john kerry vietnam war activist
Kerry, in 1972, protests the Vietnam War at Arlington National Cemetery Steven Clevenger—Corbis/Getty Images

John Kerry: The Unjust War in Vietnam Made Me An Activist. The Lessons We Learned Are Still Valuable 50 Years Later

john kerry vietnam war activistKerry, in 1972, protests the Vietnam War at Arlington National Cemetery Steven Clevenger—Corbis/Getty Images 

I can’t tell you the exact moment I realized how many powerful people belonging to the previous generation were failing ours, but I will never forget the feeling. It animates me still today. It was the feeling of coming home from a war knowing politicians were mouthing words about a conflict that looked completely different from the one they’d sent us to fight, only to read the leaked Pentagon Papers and learn so many were saying one thing publicly while privately knowing another. It made me angry. But more importantly, it made me an activist.

Five decades ago, I spent two years of my life working with other young veterans to end a war that had gone wrong. We were attacked. We were criticized. We were spied on. We were even arrested. But it was worth it; a democracy relies on free speech, but it relies even more on the speech being truthful. It is the truth after all that sets us free. Speaking the hard truth is never free, but the price it comes with is one each generation must pay to right a wrong.

Today’s younger generation is speaking their truth about climate change, and it feels familiar. In 1971, Richard Nixon sat in the darkness of the Oval Office stewing about me, slandering me, spending a U.S. President’s precious time attacking a 27-year-old naval officer. The tapes weren’t revealed for decades. Give Donald Trump credit for one thing only: his temper tantrums are all on Twitter. Imagine a man in his 70s insulting a young woman for daring to speak science to power. How topsy-turvy the world must look to a 17-year-old Greta Thunberg that she, and not the leader of the free world, is held to a standard of maturity and adulthood that Trump has never felt bound by.

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A war made the young people of my generation grow up years too soon, but for young people today it is the climate crisis, and the realization that they are currently at the losing end of perhaps the greatest abdication of generational responsibility in history. Failed by adults, they’ve had to become the adults themselves.

Young people today see too many people in power who have been so ideological, so dysfunctional, so weak or so stubborn that they have failed to act on knowledge that has been confirmed by science fordecades—a bill we are asking their generation to pay if we don’t act now.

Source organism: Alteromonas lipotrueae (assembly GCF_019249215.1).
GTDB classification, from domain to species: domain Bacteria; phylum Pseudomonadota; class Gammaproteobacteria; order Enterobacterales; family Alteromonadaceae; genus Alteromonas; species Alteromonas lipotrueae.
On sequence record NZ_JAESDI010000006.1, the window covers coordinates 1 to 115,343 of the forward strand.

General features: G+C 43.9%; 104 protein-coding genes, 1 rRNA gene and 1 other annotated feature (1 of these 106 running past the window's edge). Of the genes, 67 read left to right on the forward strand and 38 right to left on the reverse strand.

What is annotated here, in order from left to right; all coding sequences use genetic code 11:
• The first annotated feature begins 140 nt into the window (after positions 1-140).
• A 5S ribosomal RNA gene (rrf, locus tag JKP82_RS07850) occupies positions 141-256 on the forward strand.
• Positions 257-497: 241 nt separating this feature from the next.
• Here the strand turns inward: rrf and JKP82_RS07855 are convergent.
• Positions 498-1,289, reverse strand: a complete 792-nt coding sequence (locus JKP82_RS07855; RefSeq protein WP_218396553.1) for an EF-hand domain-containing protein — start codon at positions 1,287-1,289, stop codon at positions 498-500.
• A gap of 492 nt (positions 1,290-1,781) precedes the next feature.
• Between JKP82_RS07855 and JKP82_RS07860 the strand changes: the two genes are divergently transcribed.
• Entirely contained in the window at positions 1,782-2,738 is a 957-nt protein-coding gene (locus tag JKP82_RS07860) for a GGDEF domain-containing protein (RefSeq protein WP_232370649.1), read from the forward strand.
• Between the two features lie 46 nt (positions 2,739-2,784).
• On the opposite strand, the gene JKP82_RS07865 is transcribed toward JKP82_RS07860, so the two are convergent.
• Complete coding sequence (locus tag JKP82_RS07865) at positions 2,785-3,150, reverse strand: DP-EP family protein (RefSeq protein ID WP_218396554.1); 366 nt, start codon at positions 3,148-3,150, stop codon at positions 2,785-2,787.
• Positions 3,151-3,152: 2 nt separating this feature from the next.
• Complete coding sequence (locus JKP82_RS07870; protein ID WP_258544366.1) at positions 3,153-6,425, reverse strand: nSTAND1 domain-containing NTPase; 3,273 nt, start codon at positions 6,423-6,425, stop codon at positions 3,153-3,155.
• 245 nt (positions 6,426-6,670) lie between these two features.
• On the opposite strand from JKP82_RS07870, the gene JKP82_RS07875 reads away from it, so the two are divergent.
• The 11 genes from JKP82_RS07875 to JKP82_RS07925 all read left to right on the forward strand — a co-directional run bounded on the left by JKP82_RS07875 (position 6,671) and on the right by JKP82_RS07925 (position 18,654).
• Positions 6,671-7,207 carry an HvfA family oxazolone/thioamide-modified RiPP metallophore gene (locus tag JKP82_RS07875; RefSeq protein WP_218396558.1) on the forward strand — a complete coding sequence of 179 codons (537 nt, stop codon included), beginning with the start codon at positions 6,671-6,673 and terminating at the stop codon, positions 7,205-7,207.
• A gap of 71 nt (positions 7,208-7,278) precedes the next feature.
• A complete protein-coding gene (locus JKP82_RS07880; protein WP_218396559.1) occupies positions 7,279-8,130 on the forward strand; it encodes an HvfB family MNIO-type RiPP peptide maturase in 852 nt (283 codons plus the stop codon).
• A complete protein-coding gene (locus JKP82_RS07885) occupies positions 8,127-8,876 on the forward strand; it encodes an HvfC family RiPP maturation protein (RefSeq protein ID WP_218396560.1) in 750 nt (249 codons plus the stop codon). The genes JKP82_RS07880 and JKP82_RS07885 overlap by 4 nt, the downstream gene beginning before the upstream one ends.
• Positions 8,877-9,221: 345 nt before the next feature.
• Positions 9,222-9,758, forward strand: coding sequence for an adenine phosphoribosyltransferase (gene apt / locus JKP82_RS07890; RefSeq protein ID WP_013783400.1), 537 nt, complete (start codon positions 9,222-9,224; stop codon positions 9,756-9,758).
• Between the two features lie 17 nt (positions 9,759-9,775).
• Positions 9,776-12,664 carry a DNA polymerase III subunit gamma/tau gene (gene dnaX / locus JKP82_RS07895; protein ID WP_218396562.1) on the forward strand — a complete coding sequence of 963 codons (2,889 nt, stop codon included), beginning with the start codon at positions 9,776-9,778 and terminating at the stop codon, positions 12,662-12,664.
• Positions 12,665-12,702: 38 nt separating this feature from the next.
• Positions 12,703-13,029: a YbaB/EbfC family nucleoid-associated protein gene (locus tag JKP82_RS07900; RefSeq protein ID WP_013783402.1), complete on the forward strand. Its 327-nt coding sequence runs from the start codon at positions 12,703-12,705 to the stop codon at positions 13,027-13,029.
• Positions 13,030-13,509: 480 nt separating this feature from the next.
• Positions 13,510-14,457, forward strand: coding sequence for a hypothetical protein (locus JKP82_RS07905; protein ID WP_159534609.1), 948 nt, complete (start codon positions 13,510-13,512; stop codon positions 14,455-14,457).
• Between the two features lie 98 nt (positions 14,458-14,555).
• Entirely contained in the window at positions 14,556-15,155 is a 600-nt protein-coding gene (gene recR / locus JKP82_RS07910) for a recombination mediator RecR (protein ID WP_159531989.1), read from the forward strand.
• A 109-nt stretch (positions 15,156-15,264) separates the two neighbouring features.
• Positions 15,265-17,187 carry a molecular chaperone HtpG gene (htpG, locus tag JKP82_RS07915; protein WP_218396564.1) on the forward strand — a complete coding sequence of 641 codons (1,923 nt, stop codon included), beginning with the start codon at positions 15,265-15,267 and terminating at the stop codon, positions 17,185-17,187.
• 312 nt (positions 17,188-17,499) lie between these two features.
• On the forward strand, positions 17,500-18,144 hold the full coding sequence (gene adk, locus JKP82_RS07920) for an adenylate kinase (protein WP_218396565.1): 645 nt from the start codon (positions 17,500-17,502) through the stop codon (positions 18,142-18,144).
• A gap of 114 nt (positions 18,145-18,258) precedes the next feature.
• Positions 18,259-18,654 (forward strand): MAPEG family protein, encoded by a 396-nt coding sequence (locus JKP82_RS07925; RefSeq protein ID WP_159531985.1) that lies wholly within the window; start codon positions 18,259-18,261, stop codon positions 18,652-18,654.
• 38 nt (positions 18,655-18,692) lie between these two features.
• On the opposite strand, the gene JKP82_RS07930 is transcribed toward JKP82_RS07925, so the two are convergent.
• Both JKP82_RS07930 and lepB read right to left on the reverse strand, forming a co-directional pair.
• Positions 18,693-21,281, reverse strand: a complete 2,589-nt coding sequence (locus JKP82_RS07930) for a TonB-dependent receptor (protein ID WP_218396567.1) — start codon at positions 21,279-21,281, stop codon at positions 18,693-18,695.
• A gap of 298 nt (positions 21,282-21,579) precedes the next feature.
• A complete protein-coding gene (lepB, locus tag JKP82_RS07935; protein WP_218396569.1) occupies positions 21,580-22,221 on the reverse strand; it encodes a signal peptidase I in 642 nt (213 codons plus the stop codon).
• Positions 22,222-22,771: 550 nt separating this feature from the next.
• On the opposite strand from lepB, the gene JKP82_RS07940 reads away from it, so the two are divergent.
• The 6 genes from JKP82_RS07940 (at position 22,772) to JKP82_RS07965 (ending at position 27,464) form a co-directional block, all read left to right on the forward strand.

So, from the Sunrise Movement to the Future Coalition, young people are organizing, educating, striking and protesting. And we need them. But even more, we need to do something that my generation eventually learned was necessary. We must at last connect the grassroots with the grass tops.

I spent years as a full-time activist, pushing and prodding, raising money to help keep the lights on in our office and fund the marches and demonstrations. But ultimately I realized we had to touch not just the hearts of the veterans and families who walked with us on the National Mall in Washington, but also the people of open minds who served under the dome of the U.S. Capitol and on the other side of the dais at which I testified as a witness. I had a voice, but they had a gavel.

Like my generation of activists, today’s generation can’t do it alone. Young people can scold and shame, but they can’t command the floor of Congress or in parliaments around the world, make decisions in the White House Situation Room or cast the votes in corporate boardrooms that are needed to alter our current course.

We must bring together the younger generation, with its moral clarity, and the older generation, which controls many of the levers of power. It’s why I am building World War Zero, a coalition of people of all walks of life joining together to respond to this great challenge of our time, much in the same way we mobilized to respond to World War II. We want to unite the passion and energy of the young activists with the change--making power of policymakers, diplomats, CEOs, military and civic leaders.

When I was 27 and protesting a war gone wrong, sometimes those on the other side would confront us with the slogan “My country, right or wrong.” And to them we would reply, “Yes, my country, right or wrong. When right, keep it right—and when wrong, make it right.” To beat the climate crisis, to win the war to achieve zero emissions, we need to help young people make our world right, right now.

Kerry was U.S. Secretary of State from 2013 to 2017

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